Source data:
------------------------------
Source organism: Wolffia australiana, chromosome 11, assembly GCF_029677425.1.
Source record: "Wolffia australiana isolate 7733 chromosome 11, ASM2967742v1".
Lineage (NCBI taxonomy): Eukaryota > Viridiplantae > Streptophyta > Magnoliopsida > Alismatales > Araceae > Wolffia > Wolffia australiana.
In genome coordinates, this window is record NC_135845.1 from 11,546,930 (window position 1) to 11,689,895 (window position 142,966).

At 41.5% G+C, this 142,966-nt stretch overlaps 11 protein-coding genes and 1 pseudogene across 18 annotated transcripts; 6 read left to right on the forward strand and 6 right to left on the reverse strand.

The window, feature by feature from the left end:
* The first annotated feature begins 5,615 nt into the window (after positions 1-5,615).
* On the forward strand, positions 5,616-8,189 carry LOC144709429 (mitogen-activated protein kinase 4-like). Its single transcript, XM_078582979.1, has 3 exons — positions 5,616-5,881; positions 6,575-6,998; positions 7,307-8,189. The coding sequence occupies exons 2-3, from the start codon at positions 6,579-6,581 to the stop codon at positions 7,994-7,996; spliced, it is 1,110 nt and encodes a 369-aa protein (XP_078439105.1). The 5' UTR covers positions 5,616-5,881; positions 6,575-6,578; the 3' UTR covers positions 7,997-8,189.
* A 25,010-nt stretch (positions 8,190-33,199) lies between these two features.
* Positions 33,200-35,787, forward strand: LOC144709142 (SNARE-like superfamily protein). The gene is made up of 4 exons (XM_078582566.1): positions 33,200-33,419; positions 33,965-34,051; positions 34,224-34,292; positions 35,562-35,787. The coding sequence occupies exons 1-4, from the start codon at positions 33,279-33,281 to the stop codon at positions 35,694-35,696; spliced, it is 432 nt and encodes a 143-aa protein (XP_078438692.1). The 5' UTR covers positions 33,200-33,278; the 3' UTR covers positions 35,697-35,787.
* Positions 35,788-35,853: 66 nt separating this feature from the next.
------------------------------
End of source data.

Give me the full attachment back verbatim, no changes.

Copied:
Source organism: Wolffia australiana, chromosome 11, assembly GCF_029677425.1.
Source record: "Wolffia australiana isolate 7733 chromosome 11, ASM2967742v1".
Lineage (NCBI taxonomy): Eukaryota > Viridiplantae > Streptophyta > Magnoliopsida > Alismatales > Araceae > Wolffia > Wolffia australiana.
In genome coordinates, this window is record NC_135845.1 from 11,546,930 (window position 1) to 11,689,895 (window position 142,966).

At 41.5% G+C, this 142,966-nt stretch overlaps 11 protein-coding genes and 1 pseudogene across 18 annotated transcripts; 6 read left to right on the forward strand and 6 right to left on the reverse strand.

The window, feature by feature from the left end:
* The first annotated feature begins 5,615 nt into the window (after positions 1-5,615).
* On the forward strand, positions 5,616-8,189 carry LOC144709429 (mitogen-activated protein kinase 4-like). Its single transcript, XM_078582979.1, has 3 exons — positions 5,616-5,881; positions 6,575-6,998; positions 7,307-8,189. The coding sequence occupies exons 2-3, from the start codon at positions 6,579-6,581 to the stop codon at positions 7,994-7,996; spliced, it is 1,110 nt and encodes a 369-aa protein (XP_078439105.1). The 5' UTR covers positions 5,616-5,881; positions 6,575-6,578; the 3' UTR covers positions 7,997-8,189.
* A 25,010-nt stretch (positions 8,190-33,199) lies between these two features.
* Positions 33,200-35,787, forward strand: LOC144709142 (SNARE-like superfamily protein). The gene is made up of 4 exons (XM_078582566.1): positions 33,200-33,419; positions 33,965-34,051; positions 34,224-34,292; positions 35,562-35,787. The coding sequence occupies exons 1-4, from the start codon at positions 33,279-33,281 to the stop codon at positions 35,694-35,696; spliced, it is 432 nt and encodes a 143-aa protein (XP_078438692.1). The 5' UTR covers positions 33,200-33,278; the 3' UTR covers positions 35,697-35,787.
* Positions 35,788-35,853: 66 nt separating this feature from the next.